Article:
An Engineer's VR Headset
Polcak, Holecko, and a third partner, Vaclav Bittner, started working together to create a VR headset five years ago. Polcak, who holds degrees in electrical engineering and cybernetics from Czech Technical University in Prague, said he wasn't satisfied with the image quality of headsets on the market at the time. “I wanted to make a headset that would fulfill the promise of how we all want VR to work,” he said.
The team started working with automotive engineers and architects and were able to iterate prototypes of the VRHero based on their feedback. Holecko said several auto OEMs, including Audi, BMW, and Volkswagen, signed on to test early units of the headset.
“From the beginning, image quality was the focus point. So there was no compromise on that, even though this is the first generation of the device,” Holecko said.
“Durability was our number two concern,” Polcak said, adding that they knew the headset would need to be robust to survive the demands of engineers and also comfortable enough to be worn over long periods of time. “You want something that works, but also feels good.”
Size and weight play an important factor in the comfort level of VR headsets, and specs on headset weight are hard to come by. Estimates put the HTC Vive and Oculus Rift at less than a pound each at 555 and 470 grams, respectively, and even those models will wear on your face and neck rather quickly. While VRgineers has not released specs on its headset's weight, despite its bulky frame (4.97 x 2.8 inches), the VRHero 5K Plus doesn't feel any heavier than either the Vive or Rift. In a hands-on demo at the recent Nvidia GTC Conference, the headset felt very comfortable (even while wearing prescription glasses), thanks to a well-cushioned area around the lenses. The fact that applications demoed at the show require less rapid head movement than gaming applications probably also lends to the overall comfort factor. One demo, for example, was touring a home in the process of being designed.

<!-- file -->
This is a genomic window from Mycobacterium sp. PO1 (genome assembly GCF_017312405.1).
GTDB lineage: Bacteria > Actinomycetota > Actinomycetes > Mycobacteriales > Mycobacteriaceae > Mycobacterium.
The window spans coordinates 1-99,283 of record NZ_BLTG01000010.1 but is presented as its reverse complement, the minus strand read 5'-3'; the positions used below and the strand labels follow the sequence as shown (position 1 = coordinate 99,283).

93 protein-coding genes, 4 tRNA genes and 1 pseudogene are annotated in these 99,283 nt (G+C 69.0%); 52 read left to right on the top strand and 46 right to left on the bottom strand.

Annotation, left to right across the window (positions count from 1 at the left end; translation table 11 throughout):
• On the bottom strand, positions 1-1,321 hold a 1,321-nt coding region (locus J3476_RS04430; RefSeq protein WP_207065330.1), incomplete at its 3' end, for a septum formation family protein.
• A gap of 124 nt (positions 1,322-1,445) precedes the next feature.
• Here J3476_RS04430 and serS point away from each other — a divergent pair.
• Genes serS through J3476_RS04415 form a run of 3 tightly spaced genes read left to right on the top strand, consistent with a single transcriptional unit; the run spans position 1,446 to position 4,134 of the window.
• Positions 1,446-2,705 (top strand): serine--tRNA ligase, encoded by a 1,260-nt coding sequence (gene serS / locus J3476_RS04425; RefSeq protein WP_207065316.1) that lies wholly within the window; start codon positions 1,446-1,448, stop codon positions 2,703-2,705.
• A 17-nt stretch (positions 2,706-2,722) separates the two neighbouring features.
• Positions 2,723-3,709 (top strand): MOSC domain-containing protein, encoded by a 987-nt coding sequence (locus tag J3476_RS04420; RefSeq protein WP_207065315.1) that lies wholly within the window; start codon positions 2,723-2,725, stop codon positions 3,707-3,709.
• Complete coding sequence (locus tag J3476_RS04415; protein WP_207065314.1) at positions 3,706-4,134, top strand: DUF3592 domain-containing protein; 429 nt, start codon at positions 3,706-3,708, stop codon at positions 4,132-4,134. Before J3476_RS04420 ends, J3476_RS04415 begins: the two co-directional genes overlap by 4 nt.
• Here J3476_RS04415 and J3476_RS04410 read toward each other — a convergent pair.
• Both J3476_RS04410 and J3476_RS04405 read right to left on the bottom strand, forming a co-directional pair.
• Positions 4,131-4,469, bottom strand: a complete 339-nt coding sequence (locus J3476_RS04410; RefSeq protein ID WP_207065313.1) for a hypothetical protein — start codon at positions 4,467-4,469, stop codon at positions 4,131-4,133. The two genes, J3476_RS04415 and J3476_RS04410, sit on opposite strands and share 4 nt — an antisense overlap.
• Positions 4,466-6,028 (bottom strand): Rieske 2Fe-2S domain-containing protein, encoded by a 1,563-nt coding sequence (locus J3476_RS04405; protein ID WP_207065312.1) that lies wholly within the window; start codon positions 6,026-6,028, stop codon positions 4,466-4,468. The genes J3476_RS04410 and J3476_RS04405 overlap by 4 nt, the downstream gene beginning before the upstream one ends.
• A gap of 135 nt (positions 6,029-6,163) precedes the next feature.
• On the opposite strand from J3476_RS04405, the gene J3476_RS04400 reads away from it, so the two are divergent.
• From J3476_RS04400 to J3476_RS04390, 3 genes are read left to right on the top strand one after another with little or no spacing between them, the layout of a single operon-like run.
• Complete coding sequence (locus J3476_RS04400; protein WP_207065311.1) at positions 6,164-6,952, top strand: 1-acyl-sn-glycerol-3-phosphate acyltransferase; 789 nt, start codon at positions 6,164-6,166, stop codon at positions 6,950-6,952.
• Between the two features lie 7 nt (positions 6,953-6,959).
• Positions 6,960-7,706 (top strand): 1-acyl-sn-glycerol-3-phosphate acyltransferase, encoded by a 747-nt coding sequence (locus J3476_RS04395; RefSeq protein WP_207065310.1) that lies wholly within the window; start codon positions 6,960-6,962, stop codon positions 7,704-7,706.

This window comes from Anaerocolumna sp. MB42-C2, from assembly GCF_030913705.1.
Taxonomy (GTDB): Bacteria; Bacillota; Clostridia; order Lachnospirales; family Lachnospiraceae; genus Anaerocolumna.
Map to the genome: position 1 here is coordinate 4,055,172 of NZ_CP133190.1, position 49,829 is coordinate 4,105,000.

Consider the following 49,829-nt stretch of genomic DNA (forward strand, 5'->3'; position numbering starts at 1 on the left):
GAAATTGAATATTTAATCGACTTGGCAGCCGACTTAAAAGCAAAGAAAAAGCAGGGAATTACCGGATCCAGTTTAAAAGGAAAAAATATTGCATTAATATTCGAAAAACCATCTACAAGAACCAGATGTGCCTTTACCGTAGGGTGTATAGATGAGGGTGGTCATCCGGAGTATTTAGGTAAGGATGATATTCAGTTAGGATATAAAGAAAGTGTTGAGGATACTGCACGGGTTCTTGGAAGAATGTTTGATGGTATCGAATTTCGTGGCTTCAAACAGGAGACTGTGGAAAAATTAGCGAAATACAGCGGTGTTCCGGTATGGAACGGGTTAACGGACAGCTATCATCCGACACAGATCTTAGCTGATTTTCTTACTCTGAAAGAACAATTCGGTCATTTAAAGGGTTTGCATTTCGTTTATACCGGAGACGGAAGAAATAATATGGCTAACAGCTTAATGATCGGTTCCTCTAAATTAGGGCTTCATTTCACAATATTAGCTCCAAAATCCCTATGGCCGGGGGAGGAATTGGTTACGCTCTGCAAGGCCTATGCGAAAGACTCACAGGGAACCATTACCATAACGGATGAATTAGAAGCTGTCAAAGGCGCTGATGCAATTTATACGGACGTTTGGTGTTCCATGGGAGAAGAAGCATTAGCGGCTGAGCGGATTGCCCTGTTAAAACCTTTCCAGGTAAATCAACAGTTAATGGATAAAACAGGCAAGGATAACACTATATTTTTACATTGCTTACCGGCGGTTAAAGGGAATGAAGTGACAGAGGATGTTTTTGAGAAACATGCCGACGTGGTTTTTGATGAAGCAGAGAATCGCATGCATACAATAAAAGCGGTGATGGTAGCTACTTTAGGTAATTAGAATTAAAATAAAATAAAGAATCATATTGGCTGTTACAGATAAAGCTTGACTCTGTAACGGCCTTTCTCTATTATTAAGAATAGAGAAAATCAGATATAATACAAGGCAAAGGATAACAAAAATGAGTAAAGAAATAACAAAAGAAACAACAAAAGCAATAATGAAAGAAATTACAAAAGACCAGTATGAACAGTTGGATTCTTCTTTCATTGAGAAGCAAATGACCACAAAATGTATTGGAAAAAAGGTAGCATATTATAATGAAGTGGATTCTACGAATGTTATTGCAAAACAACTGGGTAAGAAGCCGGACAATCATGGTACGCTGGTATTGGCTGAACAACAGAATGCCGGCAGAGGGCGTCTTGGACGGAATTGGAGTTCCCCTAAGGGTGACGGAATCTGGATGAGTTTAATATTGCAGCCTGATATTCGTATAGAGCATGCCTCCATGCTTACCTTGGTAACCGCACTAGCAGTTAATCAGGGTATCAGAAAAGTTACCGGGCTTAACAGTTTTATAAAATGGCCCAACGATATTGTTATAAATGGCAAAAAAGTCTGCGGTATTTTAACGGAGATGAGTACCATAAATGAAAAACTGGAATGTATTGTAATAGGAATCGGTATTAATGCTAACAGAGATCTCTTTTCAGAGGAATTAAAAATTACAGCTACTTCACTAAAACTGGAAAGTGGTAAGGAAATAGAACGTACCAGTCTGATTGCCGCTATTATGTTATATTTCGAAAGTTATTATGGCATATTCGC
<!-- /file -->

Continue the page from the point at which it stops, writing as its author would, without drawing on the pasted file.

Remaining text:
The Importance of Integration
|The VRHero is hardware agnostic and designed to work with third party sensors and controllers from companies like HTC. In this concept photo, a designer is using it in conjuction with HP's Z VR Backpack Workstation. (Image source: VRgineers)|
The VRHero 5K Plus offers no inside-out tracking, but does offer six degree-of-freedom (6DoF) tracking via external sensors, much like the Vive and Rift models on the market today. This means it can track your head and body position and movement within a confined space designated by the sensors.